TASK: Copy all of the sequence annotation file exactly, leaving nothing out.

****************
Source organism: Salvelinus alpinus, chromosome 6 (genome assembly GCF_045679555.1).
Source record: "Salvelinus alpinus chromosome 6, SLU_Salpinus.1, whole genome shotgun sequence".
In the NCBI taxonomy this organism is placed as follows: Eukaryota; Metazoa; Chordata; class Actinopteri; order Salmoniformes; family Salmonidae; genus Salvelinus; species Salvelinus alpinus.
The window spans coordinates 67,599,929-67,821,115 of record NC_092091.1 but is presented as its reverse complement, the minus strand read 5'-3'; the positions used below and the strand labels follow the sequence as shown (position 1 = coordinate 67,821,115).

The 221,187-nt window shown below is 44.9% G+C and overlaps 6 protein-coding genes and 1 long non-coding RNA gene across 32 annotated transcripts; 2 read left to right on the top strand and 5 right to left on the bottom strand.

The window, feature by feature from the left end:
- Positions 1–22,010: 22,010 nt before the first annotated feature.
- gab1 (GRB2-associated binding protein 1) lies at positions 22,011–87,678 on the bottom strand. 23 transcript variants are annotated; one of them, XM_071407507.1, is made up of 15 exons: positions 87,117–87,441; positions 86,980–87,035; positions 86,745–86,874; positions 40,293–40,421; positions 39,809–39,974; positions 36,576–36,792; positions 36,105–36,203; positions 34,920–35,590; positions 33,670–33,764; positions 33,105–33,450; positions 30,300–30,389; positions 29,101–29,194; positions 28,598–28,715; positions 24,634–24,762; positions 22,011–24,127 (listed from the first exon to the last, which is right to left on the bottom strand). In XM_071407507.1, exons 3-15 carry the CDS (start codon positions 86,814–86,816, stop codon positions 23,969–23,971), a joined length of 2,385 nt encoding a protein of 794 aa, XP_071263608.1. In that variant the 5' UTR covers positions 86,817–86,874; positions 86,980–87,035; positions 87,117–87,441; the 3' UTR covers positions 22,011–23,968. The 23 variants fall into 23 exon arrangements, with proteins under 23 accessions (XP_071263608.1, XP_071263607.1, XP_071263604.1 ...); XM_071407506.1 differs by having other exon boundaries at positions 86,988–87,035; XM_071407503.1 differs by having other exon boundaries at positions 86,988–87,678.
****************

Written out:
Source organism: Salvelinus alpinus, chromosome 6 (genome assembly GCF_045679555.1).
Source record: "Salvelinus alpinus chromosome 6, SLU_Salpinus.1, whole genome shotgun sequence".
In the NCBI taxonomy this organism is placed as follows: Eukaryota; Metazoa; Chordata; class Actinopteri; order Salmoniformes; family Salmonidae; genus Salvelinus; species Salvelinus alpinus.
The window spans coordinates 67,599,929-67,821,115 of record NC_092091.1 but is presented as its reverse complement, the minus strand read 5'-3'; the positions used below and the strand labels follow the sequence as shown (position 1 = coordinate 67,821,115).

The 221,187-nt window shown below is 44.9% G+C and overlaps 6 protein-coding genes and 1 long non-coding RNA gene across 32 annotated transcripts; 2 read left to right on the top strand and 5 right to left on the bottom strand.

The window, feature by feature from the left end:
- Positions 1–22,010: 22,010 nt before the first annotated feature.
- gab1 (GRB2-associated binding protein 1) lies at positions 22,011–87,678 on the bottom strand. 23 transcript variants are annotated; one of them, XM_071407507.1, is made up of 15 exons: positions 87,117–87,441; positions 86,980–87,035; positions 86,745–86,874; positions 40,293–40,421; positions 39,809–39,974; positions 36,576–36,792; positions 36,105–36,203; positions 34,920–35,590; positions 33,670–33,764; positions 33,105–33,450; positions 30,300–30,389; positions 29,101–29,194; positions 28,598–28,715; positions 24,634–24,762; positions 22,011–24,127 (listed from the first exon to the last, which is right to left on the bottom strand). In XM_071407507.1, exons 3-15 carry the CDS (start codon positions 86,814–86,816, stop codon positions 23,969–23,971), a joined length of 2,385 nt encoding a protein of 794 aa, XP_071263608.1. In that variant the 5' UTR covers positions 86,817–86,874; positions 86,980–87,035; positions 87,117–87,441; the 3' UTR covers positions 22,011–23,968. The 23 variants fall into 23 exon arrangements, with proteins under 23 accessions (XP_071263608.1, XP_071263607.1, XP_071263604.1 ...); XM_071407506.1 differs by having other exon boundaries at positions 86,988–87,035; XM_071407503.1 differs by having other exon boundaries at positions 86,988–87,678.